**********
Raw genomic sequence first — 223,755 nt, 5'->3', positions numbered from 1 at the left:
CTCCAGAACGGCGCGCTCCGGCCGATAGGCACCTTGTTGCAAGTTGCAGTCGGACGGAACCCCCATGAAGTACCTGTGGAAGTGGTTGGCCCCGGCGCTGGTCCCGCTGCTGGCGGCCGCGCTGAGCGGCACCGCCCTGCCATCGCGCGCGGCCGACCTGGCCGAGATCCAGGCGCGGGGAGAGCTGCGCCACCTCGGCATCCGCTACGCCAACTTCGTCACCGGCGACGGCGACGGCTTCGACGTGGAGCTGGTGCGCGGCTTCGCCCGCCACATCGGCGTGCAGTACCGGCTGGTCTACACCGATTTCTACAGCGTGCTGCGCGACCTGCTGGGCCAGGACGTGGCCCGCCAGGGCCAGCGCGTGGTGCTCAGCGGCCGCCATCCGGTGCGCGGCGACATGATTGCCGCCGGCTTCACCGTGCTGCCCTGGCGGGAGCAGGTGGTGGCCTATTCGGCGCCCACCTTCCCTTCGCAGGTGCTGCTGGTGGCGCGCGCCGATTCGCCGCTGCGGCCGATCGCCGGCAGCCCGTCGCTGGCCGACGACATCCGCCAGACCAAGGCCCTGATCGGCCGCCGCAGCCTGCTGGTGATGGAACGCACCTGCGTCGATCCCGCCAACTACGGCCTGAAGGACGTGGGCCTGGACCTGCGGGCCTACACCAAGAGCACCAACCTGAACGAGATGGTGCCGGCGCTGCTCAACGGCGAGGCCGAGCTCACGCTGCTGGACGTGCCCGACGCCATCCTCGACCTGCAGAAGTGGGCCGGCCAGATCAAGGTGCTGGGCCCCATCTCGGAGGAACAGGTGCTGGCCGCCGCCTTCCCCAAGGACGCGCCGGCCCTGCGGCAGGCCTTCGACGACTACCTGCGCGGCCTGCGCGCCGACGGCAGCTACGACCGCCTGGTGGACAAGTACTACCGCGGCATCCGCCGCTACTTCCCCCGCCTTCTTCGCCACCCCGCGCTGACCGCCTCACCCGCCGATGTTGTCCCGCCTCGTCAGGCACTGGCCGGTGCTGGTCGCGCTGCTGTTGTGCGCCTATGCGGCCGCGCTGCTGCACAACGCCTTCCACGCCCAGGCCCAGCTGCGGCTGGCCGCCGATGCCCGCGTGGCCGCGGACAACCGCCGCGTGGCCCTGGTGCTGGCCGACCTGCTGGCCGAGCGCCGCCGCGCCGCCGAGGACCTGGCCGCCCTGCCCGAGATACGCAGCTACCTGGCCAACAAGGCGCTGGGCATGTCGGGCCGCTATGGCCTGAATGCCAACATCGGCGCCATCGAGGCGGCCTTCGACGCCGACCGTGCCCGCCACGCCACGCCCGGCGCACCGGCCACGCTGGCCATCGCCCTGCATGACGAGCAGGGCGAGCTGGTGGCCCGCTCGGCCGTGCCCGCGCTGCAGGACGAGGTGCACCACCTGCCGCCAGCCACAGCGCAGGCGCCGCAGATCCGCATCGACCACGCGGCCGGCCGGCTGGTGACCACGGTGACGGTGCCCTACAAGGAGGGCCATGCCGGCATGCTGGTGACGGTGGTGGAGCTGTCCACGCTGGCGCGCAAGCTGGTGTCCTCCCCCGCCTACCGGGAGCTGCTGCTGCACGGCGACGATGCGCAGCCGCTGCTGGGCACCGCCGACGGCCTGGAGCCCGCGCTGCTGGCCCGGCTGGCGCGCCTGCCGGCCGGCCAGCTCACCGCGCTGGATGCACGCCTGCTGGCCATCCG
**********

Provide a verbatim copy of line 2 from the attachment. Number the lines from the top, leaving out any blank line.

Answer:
CTCCAGAACGGCGCGCTCCGGCCGATAGGCACCTTGTTGCAAGTTGCAGTCGGACGGAACCCCCATGAAGTACCTGTGGAAGTGGTTGGCCCCGGCGCTGGTCCCGCTGCTGGCGGCCGCGCTGAGCGGCACCGCCCTGCCATCGCGCGCGGCCGACCTGGCCGAGATCCAGGCGCGGGGAGAGCTGCGCCACCTCGGCATCCGCTACGCCAACTTCGTCACCGGCGACGGCGACGGCTTCGACGTGGAGCTGGTGCGCGGCTTCGCCCGCCACATCGGCGTGCAGTACCGGCTGGTCTACACCGATTTCTACAGCGTGCTGCGCGACCTGCTGGGCCAGGACGTGGCCCGCCAGGGCCAGCGCGTGGTGCTCAGCGGCCGCCATCCGGTGCGCGGCGACATGATTGCCGCCGGCTTCACCGTGCTGCCCTGGCGGGAGCAGGTGGTGGCCTATTCGGCGCCCACCTTCCCTTCGCAGGTGCTGCTGGTGGCGCGCGCCGATTCGCCGCTGCGGCCGATCGCCGGCAGCCCGTCGCTGGCCGACGACATCCGCCAGACCAAGGCCCTGATCGGCCGCCGCAGCCTGCTGGTGATGGAACGCACCTGCGTCGATCCCGCCAACTACGGCCTGAAGGACGTGGGCCTGGACCTGCGGGCCTACACCAAGAGCACCAACCTGAACGAGATGGTGCCGGCGCTGCTCAACGGCGAGGCCGAGCTCACGCTGCTGGACGTGCCCGACGCCATCCTCGACCTGCAGAAGTGGGCCGGCCAGATCAAGGTGCTGGGCCCCATCTCGGAGGAACAGGTGCTGGCCGCCGCCTTCCCCAAGGACGCGCCGGCCCTGCGGCAGGCCTTCGACGACTACCTGCGCGGCCTGCGCGCCGACGGCAGCTACGACCGCCTGGTGGACAAGTACTACCGCGGCATCCGCCGCTACTTCCCCCGCCTTCTTCGCCACCCCGCGCTGACCGCCTCACCCGCCGATGTTGTCCCGCCTCGTCAGGCACTGGCCGGTGCTGGTCGCGCTGCTGTTGTGCGCCTATGCGGCCGCGCTGCTGCACAACGCCTTCCACGCCCAGGCCCAGCTGCGGCTGGCCGCCGATGCCCGCGTGGCCGCGGACAACCGCCGCGTGGCCCTGGTGCTGGCCGACCTGCTGGCCGAGCGCCGCCGCGCCGCCGAGGACCTGGCCGCCCTGCCCGAGATACGCAGCTACCTGGCCAACAAGGCGCTGGGCATGTCGGGCCGCTATGGCCTGAATGCCAACATCGGCGCCATCGAGGCGGCCTTCGACGCCGACCGTGCCCGCCACGCCACGCCCGGCGCACCGGCCACGCTGGCCATCGCCCTGCATGACGAGCAGGGCGAGCTGGTGGCCCGCTCGGCCGTGCCCGCGCTGCAGGACGAGGTGCACCACCTGCCGCCAGCCACAGCGCAGGCGCCGCAGATCCGCATCGACCACGCGGCCGGCCGGCTGGTGACCACGGTGACGGTGCCCTACAAGGAGGGCCATGCCGGCATGCTGGTGACGGTGGTGGAGCTGTCCACGCTGGCGCGCAAGCTGGTGTCCTCCCCCGCCTACCGGGAGCTGCTGCTGCACGGCGACGATGCGCAGCCGCTGCTGGGCACCGCCGACGGCCTGGAGCCCGCGCTGCTGGCCCGGCTGGCGCGCCTGCCGGCCGGCCAGCTCACCGCGCTGGATGCACGCCTGCTGGCCATCCG